by Jonathan Swift
Gulliver's Travels Theme of Gender
Gulliver's attitude towards women seems somewhat contradictory, to say the least. He seems to associate women with gross sexuality. He talks about prostitutes as carriers of STDs that bring down noble houses. And we can't help but notice that, in Laputa, all the men get caught up in Deep Thoughts, so their ladies start sleeping around with foreigners. Under this system, guys get the brains and women get the sexual bodies – we don't see any Laputian women needing those flapper things to remind them of what they're doing. At the same time, while Gulliver does seem to have a fairly poor opinion of women and their morality, he does advocate that women should receive the same kinds of education men do. After all, he argues, why would you want the mother of your children to be an idiot? Both Brobdingnag and Houyhnhnm Land practice this policy of equal education for the sexes.
Questions About Gender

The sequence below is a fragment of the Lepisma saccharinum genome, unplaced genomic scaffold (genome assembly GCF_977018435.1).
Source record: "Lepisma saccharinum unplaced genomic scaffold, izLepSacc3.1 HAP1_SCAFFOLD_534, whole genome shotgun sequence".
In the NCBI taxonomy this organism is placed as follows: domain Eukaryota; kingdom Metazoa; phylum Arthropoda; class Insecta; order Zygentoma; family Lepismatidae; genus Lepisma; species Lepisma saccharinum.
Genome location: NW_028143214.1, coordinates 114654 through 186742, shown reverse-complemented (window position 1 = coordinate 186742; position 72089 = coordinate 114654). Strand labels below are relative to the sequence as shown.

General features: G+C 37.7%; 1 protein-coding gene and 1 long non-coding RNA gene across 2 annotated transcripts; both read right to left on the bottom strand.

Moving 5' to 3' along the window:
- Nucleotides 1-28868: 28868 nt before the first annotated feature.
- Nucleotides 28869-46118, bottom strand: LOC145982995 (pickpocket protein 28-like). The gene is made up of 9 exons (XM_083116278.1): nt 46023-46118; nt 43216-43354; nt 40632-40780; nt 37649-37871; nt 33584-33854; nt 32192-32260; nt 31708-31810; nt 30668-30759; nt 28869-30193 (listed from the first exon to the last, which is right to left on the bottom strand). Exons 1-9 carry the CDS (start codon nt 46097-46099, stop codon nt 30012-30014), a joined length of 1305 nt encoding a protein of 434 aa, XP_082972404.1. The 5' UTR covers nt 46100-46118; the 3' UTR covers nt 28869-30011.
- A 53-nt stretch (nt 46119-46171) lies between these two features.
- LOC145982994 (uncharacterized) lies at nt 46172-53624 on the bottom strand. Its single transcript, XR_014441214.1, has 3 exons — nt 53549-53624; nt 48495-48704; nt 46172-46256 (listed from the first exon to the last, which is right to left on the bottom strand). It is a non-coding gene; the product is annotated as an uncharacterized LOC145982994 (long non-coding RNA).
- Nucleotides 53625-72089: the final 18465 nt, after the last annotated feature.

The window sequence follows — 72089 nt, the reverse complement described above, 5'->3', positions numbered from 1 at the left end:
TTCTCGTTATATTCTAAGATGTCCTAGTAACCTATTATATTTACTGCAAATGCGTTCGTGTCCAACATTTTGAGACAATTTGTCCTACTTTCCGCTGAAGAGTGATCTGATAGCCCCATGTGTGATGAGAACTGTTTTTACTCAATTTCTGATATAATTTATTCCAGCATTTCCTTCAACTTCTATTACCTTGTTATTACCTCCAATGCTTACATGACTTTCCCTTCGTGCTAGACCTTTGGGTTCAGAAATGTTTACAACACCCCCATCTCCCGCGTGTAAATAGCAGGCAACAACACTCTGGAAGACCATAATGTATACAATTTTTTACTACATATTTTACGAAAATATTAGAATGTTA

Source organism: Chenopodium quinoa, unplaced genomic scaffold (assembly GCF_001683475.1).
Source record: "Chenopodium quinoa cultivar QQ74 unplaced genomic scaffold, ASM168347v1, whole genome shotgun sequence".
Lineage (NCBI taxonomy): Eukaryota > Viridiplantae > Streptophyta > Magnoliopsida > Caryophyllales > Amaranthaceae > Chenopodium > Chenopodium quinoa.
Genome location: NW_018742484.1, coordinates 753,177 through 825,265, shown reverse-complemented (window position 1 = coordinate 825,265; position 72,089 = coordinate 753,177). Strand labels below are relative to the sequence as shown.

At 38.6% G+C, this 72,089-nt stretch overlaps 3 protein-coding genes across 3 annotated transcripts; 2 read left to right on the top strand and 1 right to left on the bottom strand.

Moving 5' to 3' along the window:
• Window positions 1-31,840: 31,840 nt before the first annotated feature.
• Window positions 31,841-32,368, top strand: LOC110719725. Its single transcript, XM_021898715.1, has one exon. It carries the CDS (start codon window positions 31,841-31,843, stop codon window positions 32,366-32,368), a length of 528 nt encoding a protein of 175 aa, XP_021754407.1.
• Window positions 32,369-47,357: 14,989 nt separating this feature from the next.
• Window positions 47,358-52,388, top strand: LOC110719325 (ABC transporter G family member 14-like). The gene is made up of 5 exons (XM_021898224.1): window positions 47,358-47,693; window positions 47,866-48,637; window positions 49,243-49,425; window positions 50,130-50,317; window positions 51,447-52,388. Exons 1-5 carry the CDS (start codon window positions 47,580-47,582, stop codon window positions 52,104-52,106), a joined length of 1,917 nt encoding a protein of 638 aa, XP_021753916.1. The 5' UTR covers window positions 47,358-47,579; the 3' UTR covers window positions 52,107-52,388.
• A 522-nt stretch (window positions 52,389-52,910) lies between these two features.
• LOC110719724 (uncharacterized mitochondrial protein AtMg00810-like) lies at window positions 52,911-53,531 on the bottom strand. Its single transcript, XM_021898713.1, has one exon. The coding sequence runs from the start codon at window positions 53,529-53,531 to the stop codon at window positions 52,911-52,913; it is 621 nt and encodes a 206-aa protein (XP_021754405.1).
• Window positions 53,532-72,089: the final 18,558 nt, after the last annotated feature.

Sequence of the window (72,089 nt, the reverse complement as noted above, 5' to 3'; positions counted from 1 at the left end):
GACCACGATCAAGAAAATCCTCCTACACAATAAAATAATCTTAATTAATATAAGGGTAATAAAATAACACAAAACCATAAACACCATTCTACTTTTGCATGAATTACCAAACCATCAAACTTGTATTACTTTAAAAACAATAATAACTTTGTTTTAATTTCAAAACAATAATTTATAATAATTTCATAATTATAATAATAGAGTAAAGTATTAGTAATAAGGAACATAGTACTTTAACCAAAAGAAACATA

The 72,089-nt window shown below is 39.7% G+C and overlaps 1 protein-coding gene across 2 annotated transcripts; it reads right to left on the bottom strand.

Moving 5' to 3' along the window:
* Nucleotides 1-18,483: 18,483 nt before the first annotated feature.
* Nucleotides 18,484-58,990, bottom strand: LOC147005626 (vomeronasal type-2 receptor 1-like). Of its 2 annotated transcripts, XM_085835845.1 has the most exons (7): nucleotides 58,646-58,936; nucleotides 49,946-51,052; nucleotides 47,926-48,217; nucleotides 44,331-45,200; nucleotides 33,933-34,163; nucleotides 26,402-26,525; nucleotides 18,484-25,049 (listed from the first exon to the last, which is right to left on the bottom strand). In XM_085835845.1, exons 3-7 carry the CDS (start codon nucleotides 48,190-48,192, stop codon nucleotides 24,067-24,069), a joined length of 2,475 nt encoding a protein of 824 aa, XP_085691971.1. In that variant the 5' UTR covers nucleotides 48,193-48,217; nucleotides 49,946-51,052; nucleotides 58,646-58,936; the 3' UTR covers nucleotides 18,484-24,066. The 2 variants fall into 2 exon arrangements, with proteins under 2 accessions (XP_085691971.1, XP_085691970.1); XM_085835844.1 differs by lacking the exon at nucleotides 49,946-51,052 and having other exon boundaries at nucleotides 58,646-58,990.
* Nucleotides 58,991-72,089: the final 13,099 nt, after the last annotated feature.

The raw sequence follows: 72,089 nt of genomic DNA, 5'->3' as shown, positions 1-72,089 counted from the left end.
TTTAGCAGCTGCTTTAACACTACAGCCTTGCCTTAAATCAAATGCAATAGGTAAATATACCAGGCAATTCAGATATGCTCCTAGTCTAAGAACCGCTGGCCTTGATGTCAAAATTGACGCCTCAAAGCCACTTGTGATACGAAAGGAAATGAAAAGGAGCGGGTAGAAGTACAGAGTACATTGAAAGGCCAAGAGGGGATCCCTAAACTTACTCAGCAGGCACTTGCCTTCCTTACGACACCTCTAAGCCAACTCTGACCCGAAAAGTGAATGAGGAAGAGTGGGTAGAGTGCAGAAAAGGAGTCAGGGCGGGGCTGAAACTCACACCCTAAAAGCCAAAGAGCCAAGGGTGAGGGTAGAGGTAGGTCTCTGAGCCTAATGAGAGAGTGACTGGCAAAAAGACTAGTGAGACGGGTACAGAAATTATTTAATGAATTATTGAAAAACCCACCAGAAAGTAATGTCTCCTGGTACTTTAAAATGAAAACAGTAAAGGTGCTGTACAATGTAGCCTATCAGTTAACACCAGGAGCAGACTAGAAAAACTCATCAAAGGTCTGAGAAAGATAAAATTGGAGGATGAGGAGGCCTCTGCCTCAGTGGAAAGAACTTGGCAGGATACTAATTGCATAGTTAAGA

- Why do the Lilliputians (who are bad) and the Houyhnhnms (who are good, according to Gulliver) share educational philosophies about the equal education of girl children? Are their reasons the same? Why or why not?
- Given how many times Gulliver comments on human bodies and their many functions, why does he seem so prudish about his own sexual life?
- Why does Gulliver feel that sexual desire comes from women and not from men?
Chew on This
The Lilliputians educate girls to be better companions for their husbands, but the Houyhnhnms educate their girls to be better mothers to their children. This indicates a fundamental difference in perspective between the two cultures on what roles women should play in their families.
Gulliver views reason and sexual desire as incompatible; by associating women with the body and bodily desire, he implies that they have less capacity to reason than men do.